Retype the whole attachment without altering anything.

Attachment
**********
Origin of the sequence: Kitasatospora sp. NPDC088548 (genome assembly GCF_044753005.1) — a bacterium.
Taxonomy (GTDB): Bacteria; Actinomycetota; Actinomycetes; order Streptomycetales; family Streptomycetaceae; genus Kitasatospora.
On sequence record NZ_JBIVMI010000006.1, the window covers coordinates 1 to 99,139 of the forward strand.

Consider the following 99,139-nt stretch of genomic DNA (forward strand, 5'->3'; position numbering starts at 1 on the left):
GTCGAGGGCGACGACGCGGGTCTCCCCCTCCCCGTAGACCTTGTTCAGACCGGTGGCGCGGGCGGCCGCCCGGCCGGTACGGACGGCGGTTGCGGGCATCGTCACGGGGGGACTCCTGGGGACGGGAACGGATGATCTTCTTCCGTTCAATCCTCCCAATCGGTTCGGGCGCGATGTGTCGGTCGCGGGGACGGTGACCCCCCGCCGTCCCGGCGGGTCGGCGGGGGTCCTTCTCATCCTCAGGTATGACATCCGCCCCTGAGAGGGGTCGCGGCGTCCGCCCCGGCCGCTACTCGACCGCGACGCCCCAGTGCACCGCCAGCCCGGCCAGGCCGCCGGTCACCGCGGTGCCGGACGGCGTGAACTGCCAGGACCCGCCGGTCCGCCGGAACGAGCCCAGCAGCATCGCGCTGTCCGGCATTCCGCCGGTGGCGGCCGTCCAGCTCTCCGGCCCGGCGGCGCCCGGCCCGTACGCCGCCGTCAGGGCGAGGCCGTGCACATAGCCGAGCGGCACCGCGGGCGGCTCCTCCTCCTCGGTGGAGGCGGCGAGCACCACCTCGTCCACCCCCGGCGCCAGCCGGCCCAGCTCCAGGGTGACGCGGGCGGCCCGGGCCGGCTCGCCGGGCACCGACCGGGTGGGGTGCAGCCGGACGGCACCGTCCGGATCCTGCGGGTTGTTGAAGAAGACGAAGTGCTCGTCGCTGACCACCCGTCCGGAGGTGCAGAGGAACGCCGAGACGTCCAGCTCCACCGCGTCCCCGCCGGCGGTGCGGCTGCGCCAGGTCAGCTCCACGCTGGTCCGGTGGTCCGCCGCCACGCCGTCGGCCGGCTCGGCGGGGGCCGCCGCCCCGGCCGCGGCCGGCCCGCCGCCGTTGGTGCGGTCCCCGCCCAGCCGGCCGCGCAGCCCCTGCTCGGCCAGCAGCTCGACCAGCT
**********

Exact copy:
Origin of the sequence: Kitasatospora sp. NPDC088548 (genome assembly GCF_044753005.1) — a bacterium.
Taxonomy (GTDB): Bacteria; Actinomycetota; Actinomycetes; order Streptomycetales; family Streptomycetaceae; genus Kitasatospora.
On sequence record NZ_JBIVMI010000006.1, the window covers coordinates 1 to 99,139 of the forward strand.

Consider the following 99,139-nt stretch of genomic DNA (forward strand, 5'->3'; position numbering starts at 1 on the left):
GTCGAGGGCGACGACGCGGGTCTCCCCCTCCCCGTAGACCTTGTTCAGACCGGTGGCGCGGGCGGCCGCCCGGCCGGTACGGACGGCGGTTGCGGGCATCGTCACGGGGGGACTCCTGGGGACGGGAACGGATGATCTTCTTCCGTTCAATCCTCCCAATCGGTTCGGGCGCGATGTGTCGGTCGCGGGGACGGTGACCCCCCGCCGTCCCGGCGGGTCGGCGGGGGTCCTTCTCATCCTCAGGTATGACATCCGCCCCTGAGAGGGGTCGCGGCGTCCGCCCCGGCCGCTACTCGACCGCGACGCCCCAGTGCACCGCCAGCCCGGCCAGGCCGCCGGTCACCGCGGTGCCGGACGGCGTGAACTGCCAGGACCCGCCGGTCCGCCGGAACGAGCCCAGCAGCATCGCGCTGTCCGGCATTCCGCCGGTGGCGGCCGTCCAGCTCTCCGGCCCGGCGGCGCCCGGCCCGTACGCCGCCGTCAGGGCGAGGCCGTGCACATAGCCGAGCGGCACCGCGGGCGGCTCCTCCTCCTCGGTGGAGGCGGCGAGCACCACCTCGTCCACCCCCGGCGCCAGCCGGCCCAGCTCCAGGGTGACGCGGGCGGCCCGGGCCGGCTCGCCGGGCACCGACCGGGTGGGGTGCAGCCGGACGGCACCGTCCGGATCCTGCGGGTTGTTGAAGAAGACGAAGTGCTCGTCGCTGACCACCCGTCCGGAGGTGCAGAGGAACGCCGAGACGTCCAGCTCCACCGCGTCCCCGCCGGCGGTGCGGCTGCGCCAGGTCAGCTCCACGCTGGTCCGGTGGTCCGCCGCCACGCCGTCGGCCGGCTCGGCGGGGGCCGCCGCCCCGGCCGCGGCCGGCCCGCCGCCGTTGGTGCGGTCCCCGCCCAGCCGGCCGCGCAGCCCCTGCTCGGCCAGCAGCTCGACCAGCT